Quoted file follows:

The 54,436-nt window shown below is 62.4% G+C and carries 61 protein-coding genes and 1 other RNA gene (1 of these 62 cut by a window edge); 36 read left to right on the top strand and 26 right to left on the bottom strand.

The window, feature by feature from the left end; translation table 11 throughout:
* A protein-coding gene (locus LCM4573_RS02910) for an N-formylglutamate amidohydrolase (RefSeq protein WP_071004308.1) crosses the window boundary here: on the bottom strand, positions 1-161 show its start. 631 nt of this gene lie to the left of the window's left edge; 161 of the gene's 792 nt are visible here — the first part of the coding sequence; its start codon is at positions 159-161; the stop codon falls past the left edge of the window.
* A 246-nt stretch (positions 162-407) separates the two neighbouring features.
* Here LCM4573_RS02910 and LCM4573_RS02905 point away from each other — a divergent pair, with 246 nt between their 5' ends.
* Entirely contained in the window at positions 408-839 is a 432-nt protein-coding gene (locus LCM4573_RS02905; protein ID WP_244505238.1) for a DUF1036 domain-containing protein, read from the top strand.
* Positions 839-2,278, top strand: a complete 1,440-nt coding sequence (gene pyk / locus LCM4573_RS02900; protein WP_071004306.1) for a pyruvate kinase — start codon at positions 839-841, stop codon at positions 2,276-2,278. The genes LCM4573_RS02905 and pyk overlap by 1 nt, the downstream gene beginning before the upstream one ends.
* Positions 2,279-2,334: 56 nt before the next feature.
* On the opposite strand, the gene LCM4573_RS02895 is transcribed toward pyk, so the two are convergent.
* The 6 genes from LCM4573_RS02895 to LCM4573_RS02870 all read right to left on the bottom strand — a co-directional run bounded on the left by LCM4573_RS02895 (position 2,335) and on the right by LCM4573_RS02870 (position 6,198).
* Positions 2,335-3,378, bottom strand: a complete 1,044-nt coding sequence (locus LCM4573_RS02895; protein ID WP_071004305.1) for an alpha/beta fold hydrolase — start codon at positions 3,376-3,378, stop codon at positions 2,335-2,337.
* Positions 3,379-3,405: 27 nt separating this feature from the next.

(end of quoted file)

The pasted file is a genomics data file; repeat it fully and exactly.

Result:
The 54,436-nt window shown below is 62.4% G+C and carries 61 protein-coding genes and 1 other RNA gene (1 of these 62 cut by a window edge); 36 read left to right on the top strand and 26 right to left on the bottom strand.

The window, feature by feature from the left end; translation table 11 throughout:
* A protein-coding gene (locus LCM4573_RS02910) for an N-formylglutamate amidohydrolase (RefSeq protein WP_071004308.1) crosses the window boundary here: on the bottom strand, positions 1-161 show its start. 631 nt of this gene lie to the left of the window's left edge; 161 of the gene's 792 nt are visible here — the first part of the coding sequence; its start codon is at positions 159-161; the stop codon falls past the left edge of the window.
* A 246-nt stretch (positions 162-407) separates the two neighbouring features.
* Here LCM4573_RS02910 and LCM4573_RS02905 point away from each other — a divergent pair, with 246 nt between their 5' ends.
* Entirely contained in the window at positions 408-839 is a 432-nt protein-coding gene (locus LCM4573_RS02905; protein ID WP_244505238.1) for a DUF1036 domain-containing protein, read from the top strand.
* Positions 839-2,278, top strand: a complete 1,440-nt coding sequence (gene pyk / locus LCM4573_RS02900; protein WP_071004306.1) for a pyruvate kinase — start codon at positions 839-841, stop codon at positions 2,276-2,278. The genes LCM4573_RS02905 and pyk overlap by 1 nt, the downstream gene beginning before the upstream one ends.
* Positions 2,279-2,334: 56 nt before the next feature.
* On the opposite strand, the gene LCM4573_RS02895 is transcribed toward pyk, so the two are convergent.
* The 6 genes from LCM4573_RS02895 to LCM4573_RS02870 all read right to left on the bottom strand — a co-directional run bounded on the left by LCM4573_RS02895 (position 2,335) and on the right by LCM4573_RS02870 (position 6,198).
* Positions 2,335-3,378, bottom strand: a complete 1,044-nt coding sequence (locus LCM4573_RS02895; protein ID WP_071004305.1) for an alpha/beta fold hydrolase — start codon at positions 3,376-3,378, stop codon at positions 2,335-2,337.
* Positions 3,379-3,405: 27 nt separating this feature from the next.